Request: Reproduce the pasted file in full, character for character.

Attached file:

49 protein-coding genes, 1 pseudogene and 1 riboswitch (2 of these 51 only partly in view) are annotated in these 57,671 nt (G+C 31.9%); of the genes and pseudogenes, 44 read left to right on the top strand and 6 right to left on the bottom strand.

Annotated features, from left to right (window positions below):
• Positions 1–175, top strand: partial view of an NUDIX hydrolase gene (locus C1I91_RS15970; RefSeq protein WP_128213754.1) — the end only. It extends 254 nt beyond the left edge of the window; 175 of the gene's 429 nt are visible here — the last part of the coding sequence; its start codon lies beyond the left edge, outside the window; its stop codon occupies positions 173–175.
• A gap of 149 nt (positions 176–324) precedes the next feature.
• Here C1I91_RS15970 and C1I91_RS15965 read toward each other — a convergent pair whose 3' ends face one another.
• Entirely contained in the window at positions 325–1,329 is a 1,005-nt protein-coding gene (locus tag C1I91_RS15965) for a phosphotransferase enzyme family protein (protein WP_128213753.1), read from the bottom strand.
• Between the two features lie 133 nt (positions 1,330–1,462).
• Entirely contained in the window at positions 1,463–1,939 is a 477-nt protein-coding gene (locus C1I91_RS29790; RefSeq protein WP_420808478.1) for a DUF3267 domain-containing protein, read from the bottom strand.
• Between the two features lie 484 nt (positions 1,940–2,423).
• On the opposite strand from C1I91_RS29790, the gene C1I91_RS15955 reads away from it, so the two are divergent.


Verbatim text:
49 protein-coding genes, 1 pseudogene and 1 riboswitch (2 of these 51 only partly in view) are annotated in these 57,671 nt (G+C 31.9%); of the genes and pseudogenes, 44 read left to right on the top strand and 6 right to left on the bottom strand.

Annotated features, from left to right (window positions below):
• Positions 1–175, top strand: partial view of an NUDIX hydrolase gene (locus C1I91_RS15970; RefSeq protein WP_128213754.1) — the end only. It extends 254 nt beyond the left edge of the window; 175 of the gene's 429 nt are visible here — the last part of the coding sequence; its start codon lies beyond the left edge, outside the window; its stop codon occupies positions 173–175.
• A gap of 149 nt (positions 176–324) precedes the next feature.
• Here C1I91_RS15970 and C1I91_RS15965 read toward each other — a convergent pair whose 3' ends face one another.
• Entirely contained in the window at positions 325–1,329 is a 1,005-nt protein-coding gene (locus tag C1I91_RS15965) for a phosphotransferase enzyme family protein (protein WP_128213753.1), read from the bottom strand.
• Between the two features lie 133 nt (positions 1,330–1,462).
• Entirely contained in the window at positions 1,463–1,939 is a 477-nt protein-coding gene (locus C1I91_RS29790; RefSeq protein WP_420808478.1) for a DUF3267 domain-containing protein, read from the bottom strand.
• Between the two features lie 484 nt (positions 1,940–2,423).
• On the opposite strand from C1I91_RS29790, the gene C1I91_RS15955 reads away from it, so the two are divergent.